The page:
BACKGROUND - Heart failure subsequent to myocardial infarction (MI) is accompanied by depressed antioxidants and increased oxidative stress in the myocardium. Antioxidant enzyme activities and oxidative stress were examined in the viable left (LV) and right (RV) ventricles in relation to their hemodynamic function.
METHODS AND RESULTS - The left coronary artery in rats was ligated. At 1 week after MI, LV systolic pressure (LVSP), LV end-diastolic pressure (LVEDP), and RV end-diastolic pressure (RVEDP) remained near control values, whereas RV systolic pressure (RVSP) was significantly elevated. In the 4, 8, and 16 week post-MI animals, LVSP was significantly reduced, with values of 112.0+/-1.57, 99.9+/-0.52, and 89.2+/-1.4 mm Hg, whereas LVEDP was significantly elevated, with values of 8.2+/-0.52, 17.4+/-1.7, and 31.4+/-1.5 mm Hg, respectively. RVEDP was higher at 8 and 16 weeks, and RVSP was significantly reduced at 16 weeks. At 1 week after MI, myocardial catalase activity in the LV was maintained near control levels, whereas in the RV, it was 134% compared with its control value. At 4, 8, and 16 weeks, catalase activity in the LV was 71%, 48%, and 28% of respective controls. Catalase activity in the RV was significantly reduced only at 16 weeks. A similar trend was seen with respect to glutathione peroxidase activity. Reduced/oxidized glutathione ratio was significantly depressed in the LV at 1, 4, 8, and 16 weeks, whereas in the RV, this ratio was significantly reduced only at 8 and 16 weeks. Myocardial lipid peroxidation in the LV at 4, 8, and 16 weeks was elevated by approximately 40%, 51%, and 100%, respectively, whereas in the RV, an increase of approximately 50% was seen only at 16 weeks.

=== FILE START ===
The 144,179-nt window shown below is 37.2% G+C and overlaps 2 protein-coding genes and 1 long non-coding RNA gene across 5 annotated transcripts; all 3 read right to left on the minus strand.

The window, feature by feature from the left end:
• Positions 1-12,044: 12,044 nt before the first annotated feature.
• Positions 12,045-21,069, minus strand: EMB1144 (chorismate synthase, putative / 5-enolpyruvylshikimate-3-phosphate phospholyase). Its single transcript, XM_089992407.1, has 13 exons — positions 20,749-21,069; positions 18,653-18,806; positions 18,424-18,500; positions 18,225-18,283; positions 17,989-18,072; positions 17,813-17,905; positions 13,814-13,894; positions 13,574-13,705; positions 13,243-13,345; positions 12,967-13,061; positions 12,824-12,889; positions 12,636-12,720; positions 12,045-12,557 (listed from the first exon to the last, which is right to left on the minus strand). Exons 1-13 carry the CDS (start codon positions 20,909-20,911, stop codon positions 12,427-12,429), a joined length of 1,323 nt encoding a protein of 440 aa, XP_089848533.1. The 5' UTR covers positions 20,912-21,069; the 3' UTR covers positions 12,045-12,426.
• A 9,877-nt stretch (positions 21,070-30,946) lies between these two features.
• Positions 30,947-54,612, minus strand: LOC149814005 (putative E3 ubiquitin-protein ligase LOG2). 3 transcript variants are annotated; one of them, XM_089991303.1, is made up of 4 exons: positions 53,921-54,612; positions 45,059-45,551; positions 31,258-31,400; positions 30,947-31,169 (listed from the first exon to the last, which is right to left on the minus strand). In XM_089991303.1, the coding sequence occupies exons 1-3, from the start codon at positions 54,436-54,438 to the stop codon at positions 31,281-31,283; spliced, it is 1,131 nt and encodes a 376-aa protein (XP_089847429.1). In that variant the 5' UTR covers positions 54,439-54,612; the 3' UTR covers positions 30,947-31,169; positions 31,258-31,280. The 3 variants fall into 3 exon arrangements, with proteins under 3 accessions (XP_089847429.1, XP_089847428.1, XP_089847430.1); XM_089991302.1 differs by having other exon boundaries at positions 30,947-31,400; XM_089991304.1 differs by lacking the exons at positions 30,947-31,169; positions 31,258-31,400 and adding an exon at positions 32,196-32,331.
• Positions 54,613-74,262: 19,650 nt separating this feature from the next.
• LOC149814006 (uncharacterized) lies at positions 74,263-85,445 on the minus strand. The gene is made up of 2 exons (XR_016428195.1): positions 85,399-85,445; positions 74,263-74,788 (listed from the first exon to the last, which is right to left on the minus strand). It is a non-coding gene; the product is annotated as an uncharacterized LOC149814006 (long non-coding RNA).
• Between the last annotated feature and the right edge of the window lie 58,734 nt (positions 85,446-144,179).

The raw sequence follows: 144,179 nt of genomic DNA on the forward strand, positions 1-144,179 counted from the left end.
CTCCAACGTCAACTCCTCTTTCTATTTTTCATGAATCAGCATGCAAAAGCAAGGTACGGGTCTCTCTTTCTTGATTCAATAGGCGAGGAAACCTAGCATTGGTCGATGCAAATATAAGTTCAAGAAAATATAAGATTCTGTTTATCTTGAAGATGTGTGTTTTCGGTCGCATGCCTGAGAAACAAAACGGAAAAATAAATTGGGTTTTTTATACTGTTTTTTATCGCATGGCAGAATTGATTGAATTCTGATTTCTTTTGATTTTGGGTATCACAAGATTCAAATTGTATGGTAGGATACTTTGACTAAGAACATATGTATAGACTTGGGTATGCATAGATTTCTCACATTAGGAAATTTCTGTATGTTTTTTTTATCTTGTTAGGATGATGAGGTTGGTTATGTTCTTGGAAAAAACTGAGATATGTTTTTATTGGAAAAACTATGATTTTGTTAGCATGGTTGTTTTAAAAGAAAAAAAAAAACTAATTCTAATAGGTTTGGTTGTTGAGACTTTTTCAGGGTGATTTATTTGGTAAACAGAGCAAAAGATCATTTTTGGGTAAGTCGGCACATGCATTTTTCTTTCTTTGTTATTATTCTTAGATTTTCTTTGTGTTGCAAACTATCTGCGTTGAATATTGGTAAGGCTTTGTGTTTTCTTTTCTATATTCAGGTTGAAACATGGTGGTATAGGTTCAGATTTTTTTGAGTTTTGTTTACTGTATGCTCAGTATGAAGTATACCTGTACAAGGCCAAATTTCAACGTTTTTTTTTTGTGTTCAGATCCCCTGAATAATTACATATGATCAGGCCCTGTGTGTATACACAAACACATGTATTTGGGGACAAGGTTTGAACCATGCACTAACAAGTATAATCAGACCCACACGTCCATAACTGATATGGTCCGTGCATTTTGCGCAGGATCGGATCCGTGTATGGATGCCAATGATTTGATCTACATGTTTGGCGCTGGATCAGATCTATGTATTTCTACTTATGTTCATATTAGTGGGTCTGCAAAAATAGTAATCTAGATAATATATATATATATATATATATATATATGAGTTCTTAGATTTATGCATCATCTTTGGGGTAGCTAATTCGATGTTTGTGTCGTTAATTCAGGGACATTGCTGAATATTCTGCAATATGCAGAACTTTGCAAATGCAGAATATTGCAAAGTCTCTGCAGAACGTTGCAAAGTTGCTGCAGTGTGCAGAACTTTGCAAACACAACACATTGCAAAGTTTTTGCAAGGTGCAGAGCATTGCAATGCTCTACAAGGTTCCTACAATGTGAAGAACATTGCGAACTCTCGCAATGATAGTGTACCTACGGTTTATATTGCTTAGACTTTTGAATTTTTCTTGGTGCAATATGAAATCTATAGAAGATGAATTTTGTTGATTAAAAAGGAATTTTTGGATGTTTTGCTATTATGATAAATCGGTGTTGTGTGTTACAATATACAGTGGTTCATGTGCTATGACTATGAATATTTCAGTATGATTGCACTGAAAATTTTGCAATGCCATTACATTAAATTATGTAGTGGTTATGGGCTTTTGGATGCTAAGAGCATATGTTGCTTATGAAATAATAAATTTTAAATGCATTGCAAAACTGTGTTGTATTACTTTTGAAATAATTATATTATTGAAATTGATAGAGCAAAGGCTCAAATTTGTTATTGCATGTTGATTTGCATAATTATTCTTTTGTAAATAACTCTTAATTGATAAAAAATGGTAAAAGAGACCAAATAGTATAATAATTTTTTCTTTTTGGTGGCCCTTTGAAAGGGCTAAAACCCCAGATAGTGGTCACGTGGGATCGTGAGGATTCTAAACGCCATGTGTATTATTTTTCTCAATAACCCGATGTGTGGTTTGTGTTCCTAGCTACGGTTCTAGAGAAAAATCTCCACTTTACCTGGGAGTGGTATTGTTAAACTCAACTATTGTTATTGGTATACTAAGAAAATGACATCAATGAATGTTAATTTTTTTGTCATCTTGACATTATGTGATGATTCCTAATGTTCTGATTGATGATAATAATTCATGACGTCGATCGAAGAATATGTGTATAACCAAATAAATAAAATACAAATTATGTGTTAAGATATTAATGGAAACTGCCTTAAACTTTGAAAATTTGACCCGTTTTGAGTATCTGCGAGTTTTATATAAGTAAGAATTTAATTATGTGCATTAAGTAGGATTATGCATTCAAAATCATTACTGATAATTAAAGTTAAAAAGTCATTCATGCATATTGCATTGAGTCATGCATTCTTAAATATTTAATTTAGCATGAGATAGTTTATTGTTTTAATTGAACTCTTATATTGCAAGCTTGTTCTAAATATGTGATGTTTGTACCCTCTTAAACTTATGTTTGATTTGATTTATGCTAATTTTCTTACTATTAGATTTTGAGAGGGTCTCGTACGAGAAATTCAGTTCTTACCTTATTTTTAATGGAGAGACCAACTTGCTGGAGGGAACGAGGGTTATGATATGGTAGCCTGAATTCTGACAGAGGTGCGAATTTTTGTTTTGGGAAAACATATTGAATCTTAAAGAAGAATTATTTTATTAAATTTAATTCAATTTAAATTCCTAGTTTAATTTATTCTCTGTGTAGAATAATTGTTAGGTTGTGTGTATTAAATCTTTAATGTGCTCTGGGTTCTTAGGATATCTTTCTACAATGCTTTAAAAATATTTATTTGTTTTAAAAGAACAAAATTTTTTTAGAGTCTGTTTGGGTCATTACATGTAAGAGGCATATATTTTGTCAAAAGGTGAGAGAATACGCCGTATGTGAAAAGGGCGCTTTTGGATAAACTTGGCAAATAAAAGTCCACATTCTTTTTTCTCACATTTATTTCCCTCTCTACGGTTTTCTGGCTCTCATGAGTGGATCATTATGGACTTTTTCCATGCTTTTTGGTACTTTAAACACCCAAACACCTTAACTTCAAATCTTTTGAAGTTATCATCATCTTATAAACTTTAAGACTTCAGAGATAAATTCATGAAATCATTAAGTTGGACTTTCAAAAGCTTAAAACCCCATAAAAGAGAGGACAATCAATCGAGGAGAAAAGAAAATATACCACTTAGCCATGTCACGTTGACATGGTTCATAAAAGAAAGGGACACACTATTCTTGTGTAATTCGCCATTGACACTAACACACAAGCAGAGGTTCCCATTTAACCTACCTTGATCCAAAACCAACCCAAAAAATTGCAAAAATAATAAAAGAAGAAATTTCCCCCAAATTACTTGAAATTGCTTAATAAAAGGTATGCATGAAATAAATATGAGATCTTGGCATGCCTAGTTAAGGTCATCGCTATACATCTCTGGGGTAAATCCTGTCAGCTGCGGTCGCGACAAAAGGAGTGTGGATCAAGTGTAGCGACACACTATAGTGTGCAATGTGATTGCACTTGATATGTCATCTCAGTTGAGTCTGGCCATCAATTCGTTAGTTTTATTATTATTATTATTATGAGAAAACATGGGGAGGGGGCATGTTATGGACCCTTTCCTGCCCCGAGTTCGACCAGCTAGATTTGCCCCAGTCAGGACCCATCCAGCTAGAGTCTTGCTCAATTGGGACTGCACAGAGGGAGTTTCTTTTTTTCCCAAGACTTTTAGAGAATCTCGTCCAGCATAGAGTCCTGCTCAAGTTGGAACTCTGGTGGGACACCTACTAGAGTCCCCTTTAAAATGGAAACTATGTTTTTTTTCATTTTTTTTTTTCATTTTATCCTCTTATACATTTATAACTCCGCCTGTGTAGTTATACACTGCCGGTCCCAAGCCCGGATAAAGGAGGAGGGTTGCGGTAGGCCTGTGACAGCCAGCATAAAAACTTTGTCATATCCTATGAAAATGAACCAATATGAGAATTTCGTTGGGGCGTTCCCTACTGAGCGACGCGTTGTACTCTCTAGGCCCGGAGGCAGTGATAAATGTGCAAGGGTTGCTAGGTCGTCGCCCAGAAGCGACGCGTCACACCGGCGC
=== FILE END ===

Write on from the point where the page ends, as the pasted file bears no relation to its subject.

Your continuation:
CONCLUSIONS - These data show that heart failure subsequent to MI is associated with an antioxidant deficit as well as increased oxidative stress, first in the LV, followed by the RV. Furthermore, these changes correlated with the hemodynamic function in each of the ventricles, suggesting their role in the pathogenesis of ventricular dysfunction.